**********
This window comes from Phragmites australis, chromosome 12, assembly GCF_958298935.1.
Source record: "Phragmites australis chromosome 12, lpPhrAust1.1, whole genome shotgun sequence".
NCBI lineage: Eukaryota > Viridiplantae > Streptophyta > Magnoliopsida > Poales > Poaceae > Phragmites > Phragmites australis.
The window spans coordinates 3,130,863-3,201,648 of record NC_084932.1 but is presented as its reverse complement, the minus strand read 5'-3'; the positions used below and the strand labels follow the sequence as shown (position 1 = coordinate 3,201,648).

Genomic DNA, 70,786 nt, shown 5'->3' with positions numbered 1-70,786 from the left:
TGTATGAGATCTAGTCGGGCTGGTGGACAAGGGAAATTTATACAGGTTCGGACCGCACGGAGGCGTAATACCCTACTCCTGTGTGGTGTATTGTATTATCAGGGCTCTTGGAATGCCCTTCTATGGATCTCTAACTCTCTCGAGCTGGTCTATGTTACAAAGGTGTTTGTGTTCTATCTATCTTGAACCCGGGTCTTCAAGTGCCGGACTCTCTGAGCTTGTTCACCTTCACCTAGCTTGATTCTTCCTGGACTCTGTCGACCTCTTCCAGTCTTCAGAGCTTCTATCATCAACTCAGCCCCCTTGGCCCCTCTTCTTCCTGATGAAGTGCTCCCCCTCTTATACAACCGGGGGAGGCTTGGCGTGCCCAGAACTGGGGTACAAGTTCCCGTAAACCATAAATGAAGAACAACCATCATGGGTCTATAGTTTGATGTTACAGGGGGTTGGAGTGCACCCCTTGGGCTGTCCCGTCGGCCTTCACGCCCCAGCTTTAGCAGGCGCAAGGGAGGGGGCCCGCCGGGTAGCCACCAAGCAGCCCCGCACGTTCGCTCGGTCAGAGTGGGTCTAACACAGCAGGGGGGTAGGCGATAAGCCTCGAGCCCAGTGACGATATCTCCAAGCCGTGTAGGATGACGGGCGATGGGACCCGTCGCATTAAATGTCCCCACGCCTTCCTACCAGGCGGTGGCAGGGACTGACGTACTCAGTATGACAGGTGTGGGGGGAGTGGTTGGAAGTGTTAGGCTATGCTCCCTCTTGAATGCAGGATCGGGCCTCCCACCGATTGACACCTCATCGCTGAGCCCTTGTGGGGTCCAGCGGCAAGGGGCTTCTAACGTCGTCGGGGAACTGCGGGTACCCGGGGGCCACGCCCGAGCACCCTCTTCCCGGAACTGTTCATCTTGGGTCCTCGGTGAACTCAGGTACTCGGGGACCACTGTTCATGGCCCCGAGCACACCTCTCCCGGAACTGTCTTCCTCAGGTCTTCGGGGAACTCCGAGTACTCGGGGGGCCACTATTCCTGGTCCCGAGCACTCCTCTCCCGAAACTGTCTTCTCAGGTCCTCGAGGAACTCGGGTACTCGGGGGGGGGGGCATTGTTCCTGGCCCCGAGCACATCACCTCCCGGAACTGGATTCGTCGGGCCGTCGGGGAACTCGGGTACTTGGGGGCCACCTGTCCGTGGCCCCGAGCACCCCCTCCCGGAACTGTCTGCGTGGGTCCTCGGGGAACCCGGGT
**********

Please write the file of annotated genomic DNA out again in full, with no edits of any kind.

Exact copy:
This window comes from Phragmites australis, chromosome 12, assembly GCF_958298935.1.
Source record: "Phragmites australis chromosome 12, lpPhrAust1.1, whole genome shotgun sequence".
NCBI lineage: Eukaryota > Viridiplantae > Streptophyta > Magnoliopsida > Poales > Poaceae > Phragmites > Phragmites australis.
The window spans coordinates 3,130,863-3,201,648 of record NC_084932.1 but is presented as its reverse complement, the minus strand read 5'-3'; the positions used below and the strand labels follow the sequence as shown (position 1 = coordinate 3,201,648).

Genomic DNA, 70,786 nt, shown 5'->3' with positions numbered 1-70,786 from the left:
TGTATGAGATCTAGTCGGGCTGGTGGACAAGGGAAATTTATACAGGTTCGGACCGCACGGAGGCGTAATACCCTACTCCTGTGTGGTGTATTGTATTATCAGGGCTCTTGGAATGCCCTTCTATGGATCTCTAACTCTCTCGAGCTGGTCTATGTTACAAAGGTGTTTGTGTTCTATCTATCTTGAACCCGGGTCTTCAAGTGCCGGACTCTCTGAGCTTGTTCACCTTCACCTAGCTTGATTCTTCCTGGACTCTGTCGACCTCTTCCAGTCTTCAGAGCTTCTATCATCAACTCAGCCCCCTTGGCCCCTCTTCTTCCTGATGAAGTGCTCCCCCTCTTATACAACCGGGGGAGGCTTGGCGTGCCCAGAACTGGGGTACAAGTTCCCGTAAACCATAAATGAAGAACAACCATCATGGGTCTATAGTTTGATGTTACAGGGGGTTGGAGTGCACCCCTTGGGCTGTCCCGTCGGCCTTCACGCCCCAGCTTTAGCAGGCGCAAGGGAGGGGGCCCGCCGGGTAGCCACCAAGCAGCCCCGCACGTTCGCTCGGTCAGAGTGGGTCTAACACAGCAGGGGGGTAGGCGATAAGCCTCGAGCCCAGTGACGATATCTCCAAGCCGTGTAGGATGACGGGCGATGGGACCCGTCGCATTAAATGTCCCCACGCCTTCCTACCAGGCGGTGGCAGGGACTGACGTACTCAGTATGACAGGTGTGGGGGGAGTGGTTGGAAGTGTTAGGCTATGCTCCCTCTTGAATGCAGGATCGGGCCTCCCACCGATTGACACCTCATCGCTGAGCCCTTGTGGGGTCCAGCGGCAAGGGGCTTCTAACGTCGTCGGGGAACTGCGGGTACCCGGGGGCCACGCCCGAGCACCCTCTTCCCGGAACTGTTCATCTTGGGTCCTCGGTGAACTCAGGTACTCGGGGACCACTGTTCATGGCCCCGAGCACACCTCTCCCGGAACTGTCTTCCTCAGGTCTTCGGGGAACTCCGAGTACTCGGGGGGCCACTATTCCTGGTCCCGAGCACTCCTCTCCCGAAACTGTCTTCTCAGGTCCTCGAGGAACTCGGGTACTCGGGGGGGGGGGCATTGTTCCTGGCCCCGAGCACATCACCTCCCGGAACTGGATTCGTCGGGCCGTCGGGGAACTCGGGTACTTGGGGGCCACCTGTCCGTGGCCCCGAGCACCCCCTCCCGGAACTGTCTGCGTGGGTCCTCGGGGAACCCGGGT